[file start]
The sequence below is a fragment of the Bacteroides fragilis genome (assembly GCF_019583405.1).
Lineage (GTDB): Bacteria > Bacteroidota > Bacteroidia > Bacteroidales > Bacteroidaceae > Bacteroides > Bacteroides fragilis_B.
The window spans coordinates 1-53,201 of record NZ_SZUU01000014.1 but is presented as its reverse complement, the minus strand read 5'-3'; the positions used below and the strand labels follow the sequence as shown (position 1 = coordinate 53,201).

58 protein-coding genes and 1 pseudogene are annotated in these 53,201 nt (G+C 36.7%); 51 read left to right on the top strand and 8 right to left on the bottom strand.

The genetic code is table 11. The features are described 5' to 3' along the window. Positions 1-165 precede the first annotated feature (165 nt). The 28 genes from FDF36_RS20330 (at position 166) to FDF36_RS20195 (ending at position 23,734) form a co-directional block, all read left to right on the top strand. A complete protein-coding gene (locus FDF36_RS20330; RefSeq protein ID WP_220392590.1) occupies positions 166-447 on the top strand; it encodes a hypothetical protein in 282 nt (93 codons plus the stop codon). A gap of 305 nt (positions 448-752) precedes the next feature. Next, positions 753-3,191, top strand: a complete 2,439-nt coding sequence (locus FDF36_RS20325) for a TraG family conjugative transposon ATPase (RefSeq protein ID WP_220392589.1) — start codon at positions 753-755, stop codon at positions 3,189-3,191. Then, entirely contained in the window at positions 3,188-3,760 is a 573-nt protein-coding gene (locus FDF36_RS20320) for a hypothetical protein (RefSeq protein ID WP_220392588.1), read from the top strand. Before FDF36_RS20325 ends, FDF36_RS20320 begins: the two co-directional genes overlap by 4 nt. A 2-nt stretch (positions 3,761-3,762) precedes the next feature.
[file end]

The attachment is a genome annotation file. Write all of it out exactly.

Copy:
The sequence below is a fragment of the Bacteroides fragilis genome (assembly GCF_019583405.1).
Lineage (GTDB): Bacteria > Bacteroidota > Bacteroidia > Bacteroidales > Bacteroidaceae > Bacteroides > Bacteroides fragilis_B.
The window spans coordinates 1-53,201 of record NZ_SZUU01000014.1 but is presented as its reverse complement, the minus strand read 5'-3'; the positions used below and the strand labels follow the sequence as shown (position 1 = coordinate 53,201).

58 protein-coding genes and 1 pseudogene are annotated in these 53,201 nt (G+C 36.7%); 51 read left to right on the top strand and 8 right to left on the bottom strand.

The genetic code is table 11. The features are described 5' to 3' along the window. Positions 1-165 precede the first annotated feature (165 nt). The 28 genes from FDF36_RS20330 (at position 166) to FDF36_RS20195 (ending at position 23,734) form a co-directional block, all read left to right on the top strand. A complete protein-coding gene (locus FDF36_RS20330; RefSeq protein ID WP_220392590.1) occupies positions 166-447 on the top strand; it encodes a hypothetical protein in 282 nt (93 codons plus the stop codon). A gap of 305 nt (positions 448-752) precedes the next feature. Next, positions 753-3,191, top strand: a complete 2,439-nt coding sequence (locus FDF36_RS20325) for a TraG family conjugative transposon ATPase (RefSeq protein ID WP_220392589.1) — start codon at positions 753-755, stop codon at positions 3,189-3,191. Then, entirely contained in the window at positions 3,188-3,760 is a 573-nt protein-coding gene (locus FDF36_RS20320) for a hypothetical protein (RefSeq protein ID WP_220392588.1), read from the top strand. Before FDF36_RS20325 ends, FDF36_RS20320 begins: the two co-directional genes overlap by 4 nt. A 2-nt stretch (positions 3,761-3,762) precedes the next feature.